Al Hubbard, chairman of the National Economic Council, who is co-ordinating White House energy policy, has also raised expectations. In a speech at De Pauw University he predicted “headlines above the fold that will knock your socks off in terms of our commitment to energy independence”.
(2 Jan 2007)
Liberal Think Progress is skeptical.


The New Energy Debates
Will the new Congress act to change our disastrous energy policy?

Brian Tokar, Zmag
One of the most pressing issues facing us all, including the new Democratic-controlled Congress, is what to do about energy policy and climate change. With sweeping changes in the leadership of key congressional committees and heightened public concerns about the consequences of disruptive climate shifts, the time appears ripe for significant changes in U.S. policy.

Environmental lobbyists in Washington, however, are bracing themselves for only minimal steps. California Senator Barbara Boxer, the new chair of the Environment and Public Works Committee, is planning comprehensive hearings on climate and energy policy-a departure from the approach of her predecessor, the notorious right-wing climate-denier James Inhofe of Oklahoma, who called global warming “the greatest hoax ever perpetrated on mankind,” and included popular fiction writer Michael Crichton among his “expert” witnesses.

But with many congressional Democrats beholden to automobile, agribusiness, and other corporate interests, Capitol Hill is ready for only incremental changes.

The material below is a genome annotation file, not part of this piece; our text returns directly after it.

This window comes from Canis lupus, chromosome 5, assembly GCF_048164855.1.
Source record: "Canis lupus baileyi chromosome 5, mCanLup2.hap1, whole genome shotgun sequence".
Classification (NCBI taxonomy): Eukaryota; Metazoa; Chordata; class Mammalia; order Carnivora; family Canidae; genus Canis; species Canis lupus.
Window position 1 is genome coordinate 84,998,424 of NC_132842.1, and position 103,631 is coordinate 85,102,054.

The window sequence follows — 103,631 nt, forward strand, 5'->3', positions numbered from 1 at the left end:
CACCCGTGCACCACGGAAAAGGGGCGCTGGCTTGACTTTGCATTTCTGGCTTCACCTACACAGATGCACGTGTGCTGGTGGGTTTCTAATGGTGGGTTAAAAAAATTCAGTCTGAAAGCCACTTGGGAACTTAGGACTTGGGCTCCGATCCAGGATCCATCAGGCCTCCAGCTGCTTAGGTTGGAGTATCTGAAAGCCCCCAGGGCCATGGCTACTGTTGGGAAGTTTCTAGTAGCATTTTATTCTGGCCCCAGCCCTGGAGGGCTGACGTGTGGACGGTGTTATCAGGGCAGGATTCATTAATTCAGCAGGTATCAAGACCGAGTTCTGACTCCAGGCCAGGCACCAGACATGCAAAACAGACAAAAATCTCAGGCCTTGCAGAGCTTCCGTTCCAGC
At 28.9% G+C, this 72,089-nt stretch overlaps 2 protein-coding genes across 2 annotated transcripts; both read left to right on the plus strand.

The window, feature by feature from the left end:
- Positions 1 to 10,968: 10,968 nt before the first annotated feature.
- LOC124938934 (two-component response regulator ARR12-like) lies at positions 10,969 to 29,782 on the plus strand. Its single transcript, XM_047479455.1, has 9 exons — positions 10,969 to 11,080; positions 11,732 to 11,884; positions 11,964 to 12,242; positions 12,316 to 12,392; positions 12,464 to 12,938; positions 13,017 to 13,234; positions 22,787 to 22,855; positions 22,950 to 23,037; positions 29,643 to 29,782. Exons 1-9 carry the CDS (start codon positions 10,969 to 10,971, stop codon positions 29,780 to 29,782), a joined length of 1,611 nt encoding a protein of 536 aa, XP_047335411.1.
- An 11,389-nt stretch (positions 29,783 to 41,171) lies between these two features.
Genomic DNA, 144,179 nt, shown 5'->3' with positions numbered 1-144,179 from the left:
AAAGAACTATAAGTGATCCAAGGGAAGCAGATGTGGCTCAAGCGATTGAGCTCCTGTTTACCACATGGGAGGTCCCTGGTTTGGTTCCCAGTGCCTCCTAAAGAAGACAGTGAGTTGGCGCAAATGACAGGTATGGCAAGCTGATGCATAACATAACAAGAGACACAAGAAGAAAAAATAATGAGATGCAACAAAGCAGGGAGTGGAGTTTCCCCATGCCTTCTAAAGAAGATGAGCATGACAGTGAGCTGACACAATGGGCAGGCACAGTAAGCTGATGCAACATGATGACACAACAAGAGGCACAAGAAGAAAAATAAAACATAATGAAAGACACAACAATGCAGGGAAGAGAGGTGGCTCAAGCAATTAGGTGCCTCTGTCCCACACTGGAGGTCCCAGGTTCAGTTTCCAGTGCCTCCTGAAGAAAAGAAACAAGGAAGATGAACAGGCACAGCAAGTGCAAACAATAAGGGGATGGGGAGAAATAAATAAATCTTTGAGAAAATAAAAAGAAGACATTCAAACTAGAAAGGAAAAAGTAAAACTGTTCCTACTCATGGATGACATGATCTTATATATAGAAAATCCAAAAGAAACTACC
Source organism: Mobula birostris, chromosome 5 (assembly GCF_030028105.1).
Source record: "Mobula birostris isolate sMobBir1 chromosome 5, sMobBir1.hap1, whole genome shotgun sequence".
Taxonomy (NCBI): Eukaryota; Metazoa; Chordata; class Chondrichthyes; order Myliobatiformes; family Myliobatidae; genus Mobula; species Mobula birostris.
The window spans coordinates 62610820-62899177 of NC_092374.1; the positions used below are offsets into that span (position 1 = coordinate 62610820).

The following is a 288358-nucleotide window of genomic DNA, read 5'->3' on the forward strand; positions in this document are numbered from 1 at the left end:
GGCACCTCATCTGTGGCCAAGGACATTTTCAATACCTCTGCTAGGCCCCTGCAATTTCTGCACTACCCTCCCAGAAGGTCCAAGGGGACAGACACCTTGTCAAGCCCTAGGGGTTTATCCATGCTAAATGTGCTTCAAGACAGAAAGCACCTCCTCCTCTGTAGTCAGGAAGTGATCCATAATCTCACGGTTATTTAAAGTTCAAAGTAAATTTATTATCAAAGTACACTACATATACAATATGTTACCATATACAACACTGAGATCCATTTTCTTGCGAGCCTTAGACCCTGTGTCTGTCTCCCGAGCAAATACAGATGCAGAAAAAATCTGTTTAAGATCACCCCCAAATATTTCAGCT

...“I’d put my money on the sun and solar energy,” the inventor Thomas Edison told a colleague shortly before his death in 1931. “I hope we don’t have to wait until oil and coal run out before we tackle that.” Seventy-five years later, solar energy is still considered too speculative by conventional capitalist standards. Despite his large investments in subsidized ethanol production, venture capitalist Vinod Khosla told the New York Times that he would not back solar power because it did not show a profit without subsidies. Genuinely forward-looking energy technologies are still at a significant disadvantage compared to “quick fixes” like ethanol.

Similarly, no one has yet figured out how to make a fortune on conservation and efficiency. While Amory Lovins and others have demonstrated for 30 years that it is possible to reap huge savings at minimal cost from investments in energy efficiency, corporations prefer to seek even greater short-term gains from worker layoffs, outsourcing production, and other socially disruptive measures. As predictions for climate changes become ever more severe, we need to confront the reality that the needs of the planet, and of a genuinely sustainable society, remain in fundamental conflict with the demands of wealth and profit.

Brian Tokar directs the Biotechnology Project at Vermont’s Institute for Social Ecology (social-ecology.org). His books include Earth for Sale (South End, 1997) and Gene Traders (Toward Freedom, 2004).
(Jan 2007)